Container shipping industry to see modest growth in 2018 and 2019:...
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Container shipping industry to see modest growth in 2018 and 2019: Drewry

THE container shipping market's demand growth this year and next is likely to outpace fleet growth, leading to slightly higher freight rates and profits for carriers, according to Drewry's latest annual Container Forecaster report

12 April 2018 - 19:06 - Update: 13 April 2018 - 12:58

THE container shipping market's demand growth this year and next is likely to outpace fleet growth, leading to slightly higher freight rates and profits for carriers, according to Drewry's latest annual Container Forecaster report.

However, the report was completed before escalation in trade hostility between the United States and China, American Shipper reported.



Worst- case scenario, up to one per cent of the world's loaded container traffic could be exposed to tariffs, according to Drewry.



'The bad news for carriers is that they are unlikely to see the very strong demand growth rates of early 2017 for the foreseeable future,' said Drewry's senior manager of container research, Simon Heaney. 'The good news is that while port handling growth may have peaked, they can still expect more than adequate volumes for at least the next two years.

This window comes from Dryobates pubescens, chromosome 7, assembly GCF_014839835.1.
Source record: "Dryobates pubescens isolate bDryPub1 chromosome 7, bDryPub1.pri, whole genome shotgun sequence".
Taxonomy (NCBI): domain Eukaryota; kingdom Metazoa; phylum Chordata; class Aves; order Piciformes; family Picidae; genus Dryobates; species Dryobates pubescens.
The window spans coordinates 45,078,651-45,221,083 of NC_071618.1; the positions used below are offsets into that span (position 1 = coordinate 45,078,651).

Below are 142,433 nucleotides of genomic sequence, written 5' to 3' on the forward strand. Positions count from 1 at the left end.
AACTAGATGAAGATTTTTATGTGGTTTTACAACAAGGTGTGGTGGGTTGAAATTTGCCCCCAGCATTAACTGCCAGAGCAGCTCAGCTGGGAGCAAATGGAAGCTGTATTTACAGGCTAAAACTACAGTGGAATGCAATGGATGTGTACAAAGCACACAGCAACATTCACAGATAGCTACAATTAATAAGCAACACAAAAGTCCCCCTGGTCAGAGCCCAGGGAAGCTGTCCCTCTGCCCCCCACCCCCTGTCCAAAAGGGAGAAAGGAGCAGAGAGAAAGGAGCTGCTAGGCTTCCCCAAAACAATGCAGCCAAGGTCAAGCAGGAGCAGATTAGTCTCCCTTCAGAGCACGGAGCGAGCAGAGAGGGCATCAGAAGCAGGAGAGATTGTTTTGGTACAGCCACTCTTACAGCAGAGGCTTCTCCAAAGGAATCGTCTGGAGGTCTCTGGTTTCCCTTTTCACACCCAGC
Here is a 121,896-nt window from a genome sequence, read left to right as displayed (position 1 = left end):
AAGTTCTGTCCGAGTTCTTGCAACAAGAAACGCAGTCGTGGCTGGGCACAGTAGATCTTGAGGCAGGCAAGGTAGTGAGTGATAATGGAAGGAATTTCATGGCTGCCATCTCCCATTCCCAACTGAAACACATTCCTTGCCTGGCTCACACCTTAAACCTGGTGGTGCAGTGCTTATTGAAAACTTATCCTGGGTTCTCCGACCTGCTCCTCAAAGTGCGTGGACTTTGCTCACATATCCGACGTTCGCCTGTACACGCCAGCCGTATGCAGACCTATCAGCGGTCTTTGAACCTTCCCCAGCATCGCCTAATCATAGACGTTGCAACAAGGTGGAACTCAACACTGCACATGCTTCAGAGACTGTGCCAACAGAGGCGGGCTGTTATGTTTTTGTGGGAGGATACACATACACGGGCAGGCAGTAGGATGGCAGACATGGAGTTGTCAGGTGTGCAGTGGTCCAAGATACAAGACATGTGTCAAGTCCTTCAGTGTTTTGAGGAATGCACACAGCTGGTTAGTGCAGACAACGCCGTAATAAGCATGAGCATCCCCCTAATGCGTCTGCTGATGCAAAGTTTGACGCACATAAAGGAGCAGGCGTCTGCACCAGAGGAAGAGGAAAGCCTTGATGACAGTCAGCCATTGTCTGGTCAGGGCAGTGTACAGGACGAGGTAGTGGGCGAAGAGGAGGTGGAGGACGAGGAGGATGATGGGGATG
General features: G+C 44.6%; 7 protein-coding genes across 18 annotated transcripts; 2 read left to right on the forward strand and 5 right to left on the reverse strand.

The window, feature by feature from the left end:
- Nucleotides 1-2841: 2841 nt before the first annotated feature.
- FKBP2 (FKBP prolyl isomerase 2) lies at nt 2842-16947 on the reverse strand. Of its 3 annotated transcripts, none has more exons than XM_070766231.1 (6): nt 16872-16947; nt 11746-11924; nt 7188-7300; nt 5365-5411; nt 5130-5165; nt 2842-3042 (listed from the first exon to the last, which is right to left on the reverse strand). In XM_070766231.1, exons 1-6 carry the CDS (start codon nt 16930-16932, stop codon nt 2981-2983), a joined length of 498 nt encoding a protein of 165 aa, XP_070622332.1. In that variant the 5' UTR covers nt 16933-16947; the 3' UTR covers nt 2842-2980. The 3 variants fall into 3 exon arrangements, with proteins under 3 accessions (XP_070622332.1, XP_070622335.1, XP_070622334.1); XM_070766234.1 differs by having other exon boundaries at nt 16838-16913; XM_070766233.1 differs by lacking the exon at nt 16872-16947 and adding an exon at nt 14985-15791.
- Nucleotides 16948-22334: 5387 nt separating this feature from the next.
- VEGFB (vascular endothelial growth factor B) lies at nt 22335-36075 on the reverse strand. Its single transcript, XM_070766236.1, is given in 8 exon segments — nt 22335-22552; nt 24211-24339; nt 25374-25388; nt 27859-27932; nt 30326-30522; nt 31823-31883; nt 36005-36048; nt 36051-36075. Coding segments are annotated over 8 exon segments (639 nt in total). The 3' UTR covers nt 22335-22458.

'The top-heavy delivery schedule for 2018 with the majority of ULCVs (ultra large container vessels) being delivered in the first quarter has depressed our supply-demand index, but the balance will improve as the year progresses,' Mr Heaney explained.



'Unfortunately for carriers, this won't come soon enough to erase the negative sentiment for annual contracts, hence why we only anticipate a small uplift in average freight rates for the year.'



Drewry said changes to the containership orderbook, mainly in the form of delivery deferrals, have softened this year?s new capacity burden.



Mr Heaney added: 'A trade war is not yet inevitable, but given the lack of details, quantifying the risk to container shipping is very difficult. For example, much of the hi-tech goods considered liable to tariffs will be airfreighted rather than move on the water.'
 

Source: WORLD SHIPPING
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